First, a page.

China home prices advance in November, offering signs of recovery

Here's where sovereign wealth funds are moving their money to
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Here's where sovereign wealth funds are moving their money to

China's new home prices picked up at a faster clip in November, offering further signs of a tentative recovery in the economically sensitive sector.

Overall, housing prices rose 0.9 percent on year in November, picking up from October's 0.1 percent tick up, according to Reuters calculations based on the official data. Home prices also rose 0.3 percent from a month earlier, up from October's 0.2 percent rise, according to Reuters calculations.

That was boosted by big jumps in tier-one cities, with Beijing new home prices rising 7.7 percent on-year and Shanghai's climbing 13.1 percent.

China's property sector is a closely watched barometer for the mainland economy. The sector makes up around 15 percent of the China's gross domestic product (GDP), so any slowdown has widespread implications for the greater economy.

"Tier one cities - Beijing, Shanghai, Guangzhou, Shenzhen - are basically where prices have gone up very solidly recently, starting from probably April this year," Helen Qiao, Greater China chief economist at Bank of America Merrill Lynch, told CNBC Friday after the data were released. "If you look at tier two, tier three, especially tier three, tier four, those are the places where the inventory remains relatively high to the sales ratio and then prices are relatively stable. In some of them, you still see prices going down. "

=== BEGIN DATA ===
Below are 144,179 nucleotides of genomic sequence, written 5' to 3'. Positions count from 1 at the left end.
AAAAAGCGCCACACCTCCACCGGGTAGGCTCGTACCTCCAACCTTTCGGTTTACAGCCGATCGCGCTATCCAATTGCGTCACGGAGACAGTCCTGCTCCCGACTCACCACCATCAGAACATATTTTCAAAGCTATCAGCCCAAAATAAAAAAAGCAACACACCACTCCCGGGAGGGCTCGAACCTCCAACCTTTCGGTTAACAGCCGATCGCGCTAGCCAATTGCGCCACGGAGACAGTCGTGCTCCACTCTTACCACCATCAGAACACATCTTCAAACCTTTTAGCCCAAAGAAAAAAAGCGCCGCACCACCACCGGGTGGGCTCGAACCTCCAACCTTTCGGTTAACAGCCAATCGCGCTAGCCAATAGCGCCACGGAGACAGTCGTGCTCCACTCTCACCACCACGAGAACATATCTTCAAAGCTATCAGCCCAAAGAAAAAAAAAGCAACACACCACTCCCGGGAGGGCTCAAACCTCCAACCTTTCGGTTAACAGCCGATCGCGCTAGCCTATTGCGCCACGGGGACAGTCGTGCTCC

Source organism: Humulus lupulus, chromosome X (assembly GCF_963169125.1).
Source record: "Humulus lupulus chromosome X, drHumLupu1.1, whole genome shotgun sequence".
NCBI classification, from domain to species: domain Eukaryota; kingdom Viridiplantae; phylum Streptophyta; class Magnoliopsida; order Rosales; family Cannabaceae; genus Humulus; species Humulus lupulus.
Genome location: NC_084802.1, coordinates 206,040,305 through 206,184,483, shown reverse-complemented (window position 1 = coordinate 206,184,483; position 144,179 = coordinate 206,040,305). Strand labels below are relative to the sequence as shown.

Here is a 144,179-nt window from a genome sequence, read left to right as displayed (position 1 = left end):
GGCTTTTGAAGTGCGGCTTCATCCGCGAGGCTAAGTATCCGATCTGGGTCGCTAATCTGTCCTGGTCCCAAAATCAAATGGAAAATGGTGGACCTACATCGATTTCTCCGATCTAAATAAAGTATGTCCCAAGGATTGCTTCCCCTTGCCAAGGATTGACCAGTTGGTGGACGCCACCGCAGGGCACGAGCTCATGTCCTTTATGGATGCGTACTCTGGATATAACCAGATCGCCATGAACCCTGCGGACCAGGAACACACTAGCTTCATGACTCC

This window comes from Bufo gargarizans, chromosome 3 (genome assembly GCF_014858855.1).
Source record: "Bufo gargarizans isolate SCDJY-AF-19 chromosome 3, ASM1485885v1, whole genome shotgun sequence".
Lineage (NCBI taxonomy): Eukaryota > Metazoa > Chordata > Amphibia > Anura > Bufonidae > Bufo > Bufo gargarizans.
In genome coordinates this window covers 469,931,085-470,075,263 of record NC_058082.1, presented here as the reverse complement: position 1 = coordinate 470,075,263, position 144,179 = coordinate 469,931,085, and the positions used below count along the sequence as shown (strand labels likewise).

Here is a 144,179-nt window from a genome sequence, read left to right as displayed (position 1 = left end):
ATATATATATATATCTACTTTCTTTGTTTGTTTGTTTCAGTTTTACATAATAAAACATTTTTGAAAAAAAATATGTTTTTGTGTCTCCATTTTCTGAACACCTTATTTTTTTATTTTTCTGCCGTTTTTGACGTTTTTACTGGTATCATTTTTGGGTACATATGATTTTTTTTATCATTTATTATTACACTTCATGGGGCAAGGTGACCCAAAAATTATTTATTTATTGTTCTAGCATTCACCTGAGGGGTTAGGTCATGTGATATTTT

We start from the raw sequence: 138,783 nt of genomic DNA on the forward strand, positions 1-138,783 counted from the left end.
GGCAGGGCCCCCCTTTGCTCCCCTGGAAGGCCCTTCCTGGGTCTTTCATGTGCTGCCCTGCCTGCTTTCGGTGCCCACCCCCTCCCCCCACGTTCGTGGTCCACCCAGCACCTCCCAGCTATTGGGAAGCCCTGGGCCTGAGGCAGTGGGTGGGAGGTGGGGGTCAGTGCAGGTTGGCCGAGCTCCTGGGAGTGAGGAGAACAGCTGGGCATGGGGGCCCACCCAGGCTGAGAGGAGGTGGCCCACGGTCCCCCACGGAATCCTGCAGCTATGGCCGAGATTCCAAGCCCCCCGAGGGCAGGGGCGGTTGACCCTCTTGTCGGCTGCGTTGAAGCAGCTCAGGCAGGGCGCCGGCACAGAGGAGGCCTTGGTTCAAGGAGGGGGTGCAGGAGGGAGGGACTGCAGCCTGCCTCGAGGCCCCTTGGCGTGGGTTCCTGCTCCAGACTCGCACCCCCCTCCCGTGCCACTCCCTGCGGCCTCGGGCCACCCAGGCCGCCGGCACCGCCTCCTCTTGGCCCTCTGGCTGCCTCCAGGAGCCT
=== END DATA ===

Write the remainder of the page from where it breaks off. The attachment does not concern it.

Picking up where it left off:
She notes that while developers are still happy to add supply in tier-one cities, they're less willing in lower-tier cities.

Anecdotal evidence indicates the country still suffers from high vacancy rates in some regions, spurring accusations from China skeptics of a property bubble, but these so-called ghost towns are generally located well outside China's largest cities.

China's overall property market has shown signs of stabilizing, even in the more stagnant residential sector, with the government backtracking on some cooling measures it put in place to calm the previously overheated market. The People's Bank of China (PBOC) has also cut interest rates six times since November 2014.

Minimum down payments for second home buyers have already been cut three times this year, a move Moody's Investors Service has called credit positive for property developers amid expectations for higher housing sales.

Analysts at BNP Paribas expect construction will begin to recovery in the second half of 2016 as the decline in land sales appears to be moderating.

But it noted that developers are cautious on new capex spending, especially in tier two and three cities, which make up more than 90 percent of the mainland's property investment by value.

"We expect policies aimed at accelerating inventory clearance in lower tier cities – including subsidies for rural populations to encourage home purchase, direct monetary compensation for households affected by urban relocations, and wider usage of provident funds for home purchases," BNP Paribas said in a note Friday.

—By CNBC.Com's Leslie Shaffer; Follow her on Twitter @LeslieShaffer1